The time during which a properly filed application for State post-conviction or
other collateral review is pending does not count toward the limitations period. 28 U.S.C.
§ 2244(d)(2) Mr. Nelson, however, did not file a Rule 37 post-conviction petition so as to
trigger 28 U.S.C. § 2244(d)(2)’s tolling provision. Walker v. Norris, 436 F.3d 1026, 1030
The second judgment and commitment order is an amended order. (#10-1, p. 1)
(8th Cir. 2006). Instead, on March 3, 2010, he filed a State habeas corpus petition in the
Circuit Court of Lincoln County, Arkansas. (#3, p. 22-33) Assuming this petition tolled
the statute of limitations, almost two full years elapsed between the time Mr. Nelson’s
conviction became final and the date he filed his State habeas petition. Based on this
undisputed time calculation, Mr. Nelson’s federal petition was not timely, if he is relying
on statutory tolling. So, his claims are barred unless saved by equitable tolling.
The statute of limitations set out in 28 U.S.C. § 2244(d)(1) is subject to equitable
tolling. Riddle v. Kemna, 523 F.3d 850, 857 (8th Cir. 2008). A petitioner who invokes
equitable tolling, however. bears the burden of establishing that he has been pursuing his
rights diligently and that some extraordinary circumstance stood in his way. Id. (quoting
Pace v. Diguglielmo, 544 U.S. 408, 418 (2005)). Equitable tolling affords an
“exceedingly narrow window of relief.” Id. (quoting Jihad v. Hvass, 267 F.3d 803, 805
(8th Cir. 2001)).
Based on the record here, the Court cannot conclude that Mr. Nelson diligently
pursued his rights. He admits that he filed his State petition on March 3, 2010. (#2, p. 2)
He has offered no explanation for his two-year delay in pursuing state habeas relief– from
March 4, 2008, until March 3, 2010.
In his brief in support of his federal petition, Mr. Nelson notes that he attempted to
file his State habeas petition in December of 2009. (#3, p. 3) Even though Mr. Nelson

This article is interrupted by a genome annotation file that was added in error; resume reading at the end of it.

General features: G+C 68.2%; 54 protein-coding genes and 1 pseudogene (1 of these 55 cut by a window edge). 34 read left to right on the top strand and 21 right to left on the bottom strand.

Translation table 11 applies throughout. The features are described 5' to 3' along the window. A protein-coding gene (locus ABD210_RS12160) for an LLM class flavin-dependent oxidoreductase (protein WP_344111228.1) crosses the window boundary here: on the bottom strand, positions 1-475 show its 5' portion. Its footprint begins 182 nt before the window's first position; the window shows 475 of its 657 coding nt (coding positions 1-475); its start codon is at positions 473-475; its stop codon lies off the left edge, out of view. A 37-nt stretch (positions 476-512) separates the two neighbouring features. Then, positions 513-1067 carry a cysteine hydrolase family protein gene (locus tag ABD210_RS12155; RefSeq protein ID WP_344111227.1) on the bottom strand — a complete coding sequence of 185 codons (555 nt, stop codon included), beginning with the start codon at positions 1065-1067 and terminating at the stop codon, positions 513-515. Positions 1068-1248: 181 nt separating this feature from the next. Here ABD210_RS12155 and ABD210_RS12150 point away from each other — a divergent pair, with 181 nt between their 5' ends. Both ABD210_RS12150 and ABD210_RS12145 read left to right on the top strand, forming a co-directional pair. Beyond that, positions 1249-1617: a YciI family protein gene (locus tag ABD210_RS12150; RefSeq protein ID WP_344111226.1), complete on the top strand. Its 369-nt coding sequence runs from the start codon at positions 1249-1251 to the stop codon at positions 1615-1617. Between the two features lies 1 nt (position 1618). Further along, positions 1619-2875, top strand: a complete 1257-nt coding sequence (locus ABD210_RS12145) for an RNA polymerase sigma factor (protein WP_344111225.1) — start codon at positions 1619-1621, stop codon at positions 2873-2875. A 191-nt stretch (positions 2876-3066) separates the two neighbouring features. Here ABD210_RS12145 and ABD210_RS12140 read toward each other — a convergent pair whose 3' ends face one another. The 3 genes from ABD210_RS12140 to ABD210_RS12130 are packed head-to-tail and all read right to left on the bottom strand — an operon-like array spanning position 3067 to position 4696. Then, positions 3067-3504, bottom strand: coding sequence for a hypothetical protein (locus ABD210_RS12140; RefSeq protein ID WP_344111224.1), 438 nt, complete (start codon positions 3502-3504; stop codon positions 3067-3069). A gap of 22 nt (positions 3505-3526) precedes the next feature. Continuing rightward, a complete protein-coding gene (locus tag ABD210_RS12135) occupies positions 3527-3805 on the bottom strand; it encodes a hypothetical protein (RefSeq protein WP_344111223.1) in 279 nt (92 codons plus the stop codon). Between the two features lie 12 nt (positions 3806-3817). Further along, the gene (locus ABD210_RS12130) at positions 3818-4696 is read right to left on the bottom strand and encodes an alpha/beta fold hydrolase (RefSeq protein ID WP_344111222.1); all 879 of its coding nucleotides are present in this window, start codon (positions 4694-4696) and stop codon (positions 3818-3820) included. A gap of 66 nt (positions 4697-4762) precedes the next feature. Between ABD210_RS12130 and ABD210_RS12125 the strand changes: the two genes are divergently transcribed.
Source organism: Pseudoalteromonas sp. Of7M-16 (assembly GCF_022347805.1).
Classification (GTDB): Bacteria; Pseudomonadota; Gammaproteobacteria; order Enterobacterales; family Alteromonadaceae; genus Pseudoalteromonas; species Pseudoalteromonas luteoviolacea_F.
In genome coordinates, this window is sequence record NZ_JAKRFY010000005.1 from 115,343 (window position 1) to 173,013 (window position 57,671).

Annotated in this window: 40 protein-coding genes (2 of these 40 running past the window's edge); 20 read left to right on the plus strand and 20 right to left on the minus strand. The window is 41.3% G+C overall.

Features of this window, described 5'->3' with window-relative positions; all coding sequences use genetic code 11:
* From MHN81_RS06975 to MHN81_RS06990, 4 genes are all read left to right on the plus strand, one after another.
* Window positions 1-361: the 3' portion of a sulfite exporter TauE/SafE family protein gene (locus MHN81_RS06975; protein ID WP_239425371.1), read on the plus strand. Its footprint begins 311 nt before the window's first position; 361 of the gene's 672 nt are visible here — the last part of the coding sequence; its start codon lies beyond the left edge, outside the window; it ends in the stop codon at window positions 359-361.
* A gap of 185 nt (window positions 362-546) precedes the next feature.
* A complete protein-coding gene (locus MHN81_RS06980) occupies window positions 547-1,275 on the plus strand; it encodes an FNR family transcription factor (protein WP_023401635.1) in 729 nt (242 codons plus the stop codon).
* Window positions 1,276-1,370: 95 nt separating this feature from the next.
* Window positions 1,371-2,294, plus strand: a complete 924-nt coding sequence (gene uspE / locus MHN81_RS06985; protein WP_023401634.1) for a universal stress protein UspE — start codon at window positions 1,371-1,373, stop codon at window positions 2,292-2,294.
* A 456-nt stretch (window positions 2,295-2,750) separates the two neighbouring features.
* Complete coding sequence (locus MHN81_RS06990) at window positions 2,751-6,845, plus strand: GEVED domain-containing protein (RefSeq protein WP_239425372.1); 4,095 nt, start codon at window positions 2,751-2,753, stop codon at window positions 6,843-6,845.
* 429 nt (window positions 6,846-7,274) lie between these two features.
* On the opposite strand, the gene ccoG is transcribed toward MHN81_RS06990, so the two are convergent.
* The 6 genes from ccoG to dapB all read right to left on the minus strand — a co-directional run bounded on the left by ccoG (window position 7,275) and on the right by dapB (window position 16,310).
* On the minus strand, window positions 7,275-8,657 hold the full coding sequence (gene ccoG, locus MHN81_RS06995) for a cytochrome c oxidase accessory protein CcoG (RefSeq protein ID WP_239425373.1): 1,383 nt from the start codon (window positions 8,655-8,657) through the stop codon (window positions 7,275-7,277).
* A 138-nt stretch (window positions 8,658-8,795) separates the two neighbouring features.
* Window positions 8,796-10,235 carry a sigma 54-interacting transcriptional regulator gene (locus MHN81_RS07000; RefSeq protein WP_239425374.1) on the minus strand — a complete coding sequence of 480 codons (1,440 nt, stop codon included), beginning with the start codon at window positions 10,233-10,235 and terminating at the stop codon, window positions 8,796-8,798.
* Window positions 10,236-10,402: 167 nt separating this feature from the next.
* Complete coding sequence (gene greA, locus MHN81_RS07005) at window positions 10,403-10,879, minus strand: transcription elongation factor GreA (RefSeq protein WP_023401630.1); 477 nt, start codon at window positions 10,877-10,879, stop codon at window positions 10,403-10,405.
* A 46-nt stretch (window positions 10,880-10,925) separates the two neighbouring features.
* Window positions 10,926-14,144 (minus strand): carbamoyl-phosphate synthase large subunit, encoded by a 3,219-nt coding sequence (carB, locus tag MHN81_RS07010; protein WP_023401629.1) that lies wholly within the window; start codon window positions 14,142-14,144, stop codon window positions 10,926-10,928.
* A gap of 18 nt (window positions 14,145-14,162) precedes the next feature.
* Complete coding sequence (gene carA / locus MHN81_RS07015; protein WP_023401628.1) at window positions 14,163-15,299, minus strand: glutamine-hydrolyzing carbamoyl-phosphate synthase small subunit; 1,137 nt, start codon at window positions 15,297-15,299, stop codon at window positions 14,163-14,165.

requested leave to proceed in forma pauperis, the Lincoln County Circuit Clerk held his
petition– unfiled– until Mr. Nelson’s family paid the filing fee in full. (#3, p. 16-20)
Assuming this to be true, this would certainly constitute an extraordinary impediment to
an inmate’s ability to pursue a writ of habeas corpus. If this is the policy followed in
Lincoln County, it might well excuse a petitioner’s delay, given the stringent time limits
at issue, and the limited resources generally available to inmates.
But even assuming the Clerk’s decision to hold the State petition unfiled for over
three months to be an extraordinary circumstance, this circumstance is of no avail to Mr.
Nelson in this case. The attempted filing in December of 2009 was still more that one
year after Mr. Nelson’s conviction became final on March 4, 2008. Accordingly,
equitable tolling cannot save Mr. Nelson’s federal petition. Even giving Mr. Nelson the
benefit of every doubt, the time that elapsed from the date his conviction became final
until the date he first attempted to file his State petition renders this federal petition timebarred.
Certificate of Appealability
When entering a final order adverse to a petitioner, the Court must issue or deny a
certificate of appealability. Rule 11 of the Rules Governing Section 2254 Cases in the
United States District Court. The Court can issue a certificate of appealability only if Mr.
Nelson has made a substantial showing of the denial of a constitutional right. 28 U.S.C.
§ 2253(c)(1)-(2). In this case, Mr. Nelson has not provided a basis for issuing a
certificate of appealability. Accordingly, a certificate of appealability is denied.
Mr. Nelson’s petition is time-barred. For that reason, Azery C. Nelson’s petition
for a federal writ of habeas corpus is DENIED, and this case is DISMISSED, with
DATED this 24th day of February, 2012.
UNITED STATES MAGISTRATE JUDGE